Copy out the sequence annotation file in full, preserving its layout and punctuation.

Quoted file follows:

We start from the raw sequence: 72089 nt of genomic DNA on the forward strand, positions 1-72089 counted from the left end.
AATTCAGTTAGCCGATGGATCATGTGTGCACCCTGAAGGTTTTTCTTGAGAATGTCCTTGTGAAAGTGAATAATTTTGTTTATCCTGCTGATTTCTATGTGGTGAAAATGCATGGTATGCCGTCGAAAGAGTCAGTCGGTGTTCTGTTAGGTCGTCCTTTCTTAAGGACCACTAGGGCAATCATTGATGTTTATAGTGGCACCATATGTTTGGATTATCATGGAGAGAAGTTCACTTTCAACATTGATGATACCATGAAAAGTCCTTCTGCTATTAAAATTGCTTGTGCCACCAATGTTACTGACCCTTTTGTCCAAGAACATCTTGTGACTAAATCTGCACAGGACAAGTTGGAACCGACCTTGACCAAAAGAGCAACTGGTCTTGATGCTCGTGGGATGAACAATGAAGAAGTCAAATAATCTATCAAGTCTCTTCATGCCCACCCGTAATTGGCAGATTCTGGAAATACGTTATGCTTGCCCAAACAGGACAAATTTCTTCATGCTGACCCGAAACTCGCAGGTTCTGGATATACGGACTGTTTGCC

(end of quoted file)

We start from the raw sequence: 72089 nt of genomic DNA on the forward strand, positions 1-72089 counted from the left end.
AATTCAGTTAGCCGATGGATCATGTGTGCACCCTGAAGGTTTTTCTTGAGAATGTCCTTGTGAAAGTGAATAATTTTGTTTATCCTGCTGATTTCTATGTGGTGAAAATGCATGGTATGCCGTCGAAAGAGTCAGTCGGTGTTCTGTTAGGTCGTCCTTTCTTAAGGACCACTAGGGCAATCATTGATGTTTATAGTGGCACCATATGTTTGGATTATCATGGAGAGAAGTTCACTTTCAACATTGATGATACCATGAAAAGTCCTTCTGCTATTAAAATTGCTTGTGCCACCAATGTTACTGACCCTTTTGTCCAAGAACATCTTGTGACTAAATCTGCACAGGACAAGTTGGAACCGACCTTGACCAAAAGAGCAACTGGTCTTGATGCTCGTGGGATGAACAATGAAGAAGTCAAATAATCTATCAAGTCTCTTCATGCCCACCCGTAATTGGCAGATTCTGGAAATACGTTATGCTTGCCCAAACAGGACAAATTTCTTCATGCTGACCCGAAACTCGCAGGTTCTGGATATACGGACTGTTTGCC